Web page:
Transition in Place
According to John Chen, BlackBerry's new interim CEO, the company needs to recover itself before being sold. The company's new leader has some experience in the matter. After all, he was able to sell the troubled tech company Sybase (a company that was considered doomed when he took over in 1998) to SAP for $5.8 billion. In Chen's words, “BlackBerry is an iconic brand with enormous potential but it’s going to take time, discipline and tough decisions to reclaim our success… I look forward to leading BlackBerry in its turnaround and business model transformation for the benefit of all of its constituencies, including its customers, shareholders and employees.”
Upon the closing of the bond issuance, Chen shall be appointed executive chair of BlackBerry’s board of directors and he will continue to serve as CEO until a new executive leader is found. Meanwhile, Thorsten Heins (the former CEO) and David Kerr will resign from the board.
The Future Ahead
According to most analysts, BlackBerry will continue to struggle for the foreseeable future. Credit Suisse's analysts assume that the company will suffer an operating loss of $911 million in 2014 and $400 million in 2015. Clearly, in such a dynamic sector all forecasts are extremely prone to error. That said, it's clear the future does not look easy for BlackBerry and its shareholders.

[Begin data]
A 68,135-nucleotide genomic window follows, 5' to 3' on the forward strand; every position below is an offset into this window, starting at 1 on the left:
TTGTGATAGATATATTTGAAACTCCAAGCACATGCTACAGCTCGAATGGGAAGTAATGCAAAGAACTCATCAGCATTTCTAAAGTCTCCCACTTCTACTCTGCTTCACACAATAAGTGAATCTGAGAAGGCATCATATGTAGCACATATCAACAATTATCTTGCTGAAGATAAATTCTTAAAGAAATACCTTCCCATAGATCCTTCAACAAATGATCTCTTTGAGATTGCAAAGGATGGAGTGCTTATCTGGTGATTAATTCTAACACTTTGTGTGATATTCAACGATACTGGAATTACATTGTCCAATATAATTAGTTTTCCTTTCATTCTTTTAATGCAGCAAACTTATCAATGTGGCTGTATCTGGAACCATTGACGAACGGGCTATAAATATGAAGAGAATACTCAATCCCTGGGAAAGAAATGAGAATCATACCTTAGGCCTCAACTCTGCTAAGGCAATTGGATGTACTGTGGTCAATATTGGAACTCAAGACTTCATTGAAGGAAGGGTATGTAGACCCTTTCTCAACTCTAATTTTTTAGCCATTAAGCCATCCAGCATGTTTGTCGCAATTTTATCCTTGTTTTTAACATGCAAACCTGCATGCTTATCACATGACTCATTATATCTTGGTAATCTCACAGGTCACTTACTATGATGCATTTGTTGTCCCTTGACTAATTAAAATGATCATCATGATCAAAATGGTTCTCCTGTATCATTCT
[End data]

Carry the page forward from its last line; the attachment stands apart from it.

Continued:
On the one hand you can find BlackBerry's handset business which will be very tough to turn around given the ultra-competitive nature of the industry. This segment is the one responsible for the huge free cash flow (FCF) burn the company is suffering – expected at $984 million for 2014. On the other hand, you have the services business, which is the company's FCF engine. That said, the services business is slowing fast. It's losing revenues as subscribers are leaving the old BB7 platform.
If BlackBerry would be able sell its hardware business and continue to run its services business while giving cash back to its shareholders (from the services business), I see considerable value in the shares. I would also see value in the shares if the company's management would re-consider the idea of selling the entire company to a stronger strategic player.
Otherwise, I think that the risks remain too high at the current market capitalization level ($3.3 billion). I would re-consider owning the shares if a credible plan is set in motion. It's very tough to buy shares of a company that is losing revenue and is not planning to sell itself or give cash back to shareholders from the operations that are still creating cash flows. I would stay on the side lines.